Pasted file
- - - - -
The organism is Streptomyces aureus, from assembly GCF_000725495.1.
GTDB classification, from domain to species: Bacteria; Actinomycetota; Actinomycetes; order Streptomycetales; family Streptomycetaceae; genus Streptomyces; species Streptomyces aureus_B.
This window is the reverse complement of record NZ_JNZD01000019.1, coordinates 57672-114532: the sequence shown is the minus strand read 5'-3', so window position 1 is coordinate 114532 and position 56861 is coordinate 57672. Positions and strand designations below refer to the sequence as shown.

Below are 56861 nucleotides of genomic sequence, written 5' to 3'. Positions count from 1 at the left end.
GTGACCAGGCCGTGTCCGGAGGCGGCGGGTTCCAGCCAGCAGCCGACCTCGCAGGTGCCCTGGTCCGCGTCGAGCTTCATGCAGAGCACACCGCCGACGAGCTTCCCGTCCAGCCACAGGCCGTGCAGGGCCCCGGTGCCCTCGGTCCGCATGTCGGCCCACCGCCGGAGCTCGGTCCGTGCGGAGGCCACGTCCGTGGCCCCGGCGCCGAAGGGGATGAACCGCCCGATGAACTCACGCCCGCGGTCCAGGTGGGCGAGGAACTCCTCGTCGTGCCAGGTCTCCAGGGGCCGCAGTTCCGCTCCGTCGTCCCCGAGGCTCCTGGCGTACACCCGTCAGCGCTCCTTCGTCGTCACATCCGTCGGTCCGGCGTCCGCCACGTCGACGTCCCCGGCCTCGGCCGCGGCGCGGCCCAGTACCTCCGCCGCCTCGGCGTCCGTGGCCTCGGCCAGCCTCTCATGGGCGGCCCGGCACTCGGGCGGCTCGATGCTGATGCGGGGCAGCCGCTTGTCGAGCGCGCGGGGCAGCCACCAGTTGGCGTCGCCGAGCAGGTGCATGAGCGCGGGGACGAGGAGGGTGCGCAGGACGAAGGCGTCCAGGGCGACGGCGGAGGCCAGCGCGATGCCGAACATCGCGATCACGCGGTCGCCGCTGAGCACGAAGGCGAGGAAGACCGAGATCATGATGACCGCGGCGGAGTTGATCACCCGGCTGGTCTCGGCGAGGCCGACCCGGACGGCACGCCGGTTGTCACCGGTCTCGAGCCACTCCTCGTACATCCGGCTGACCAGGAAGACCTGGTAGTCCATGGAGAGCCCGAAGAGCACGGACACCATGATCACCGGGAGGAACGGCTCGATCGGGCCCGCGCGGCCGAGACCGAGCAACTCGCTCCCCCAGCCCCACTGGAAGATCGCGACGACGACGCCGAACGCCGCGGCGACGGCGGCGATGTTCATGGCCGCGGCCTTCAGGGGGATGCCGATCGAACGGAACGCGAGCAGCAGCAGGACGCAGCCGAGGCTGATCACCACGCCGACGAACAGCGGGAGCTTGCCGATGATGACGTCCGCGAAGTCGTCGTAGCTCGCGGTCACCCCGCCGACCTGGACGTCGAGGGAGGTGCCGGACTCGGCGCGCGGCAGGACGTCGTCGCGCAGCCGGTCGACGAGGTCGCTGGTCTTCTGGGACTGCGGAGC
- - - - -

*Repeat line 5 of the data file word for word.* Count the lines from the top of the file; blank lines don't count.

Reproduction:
GTGACCAGGCCGTGTCCGGAGGCGGCGGGTTCCAGCCAGCAGCCGACCTCGCAGGTGCCCTGGTCCGCGTCGAGCTTCATGCAGAGCACACCGCCGACGAGCTTCCCGTCCAGCCACAGGCCGTGCAGGGCCCCGGTGCCCTCGGTCCGCATGTCGGCCCACCGCCGGAGCTCGGTCCGTGCGGAGGCCACGTCCGTGGCCCCGGCGCCGAAGGGGATGAACCGCCCGATGAACTCACGCCCGCGGTCCAGGTGGGCGAGGAACTCCTCGTCGTGCCAGGTCTCCAGGGGCCGCAGTTCCGCTCCGTCGTCCCCGAGGCTCCTGGCGTACACCCGTCAGCGCTCCTTCGTCGTCACATCCGTCGGTCCGGCGTCCGCCACGTCGACGTCCCCGGCCTCGGCCGCGGCGCGGCCCAGTACCTCCGCCGCCTCGGCGTCCGTGGCCTCGGCCAGCCTCTCATGGGCGGCCCGGCACTCGGGCGGCTCGATGCTGATGCGGGGCAGCCGCTTGTCGAGCGCGCGGGGCAGCCACCAGTTGGCGTCGCCGAGCAGGTGCATGAGCGCGGGGACGAGGAGGGTGCGCAGGACGAAGGCGTCCAGGGCGACGGCGGAGGCCAGCGCGATGCCGAACATCGCGATCACGCGGTCGCCGCTGAGCACGAAGGCGAGGAAGACCGAGATCATGATGACCGCGGCGGAGTTGATCACCCGGCTGGTCTCGGCGAGGCCGACCCGGACGGCACGCCGGTTGTCACCGGTCTCGAGCCACTCCTCGTACATCCGGCTGACCAGGAAGACCTGGTAGTCCATGGAGAGCCCGAAGAGCACGGACACCATGATCACCGGGAGGAACGGCTCGATCGGGCCCGCGCGGCCGAGACCGAGCAACTCGCTCCCCCAGCCCCACTGGAAGATCGCGACGACGACGCCGAACGCCGCGGCGACGGCGGCGATGTTCATGGCCGCGGCCTTCAGGGGGATGCCGATCGAACGGAACGCGAGCAGCAGCAGGACGCAGCCGAGGCTGATCACCACGCCGACGAACAGCGGGAGCTTGCCGATGATGACGTCCGCGAAGTCGTCGTAGCTCGCGGTCACCCCGCCGACCTGGACGTCGAGGGAGGTGCCGGACTCGGCGCGCGGCAGGACGTCGTCGCGCAGCCGGTCGACGAGGTCGCTGGTCTTCTGGGACTGCGGAGC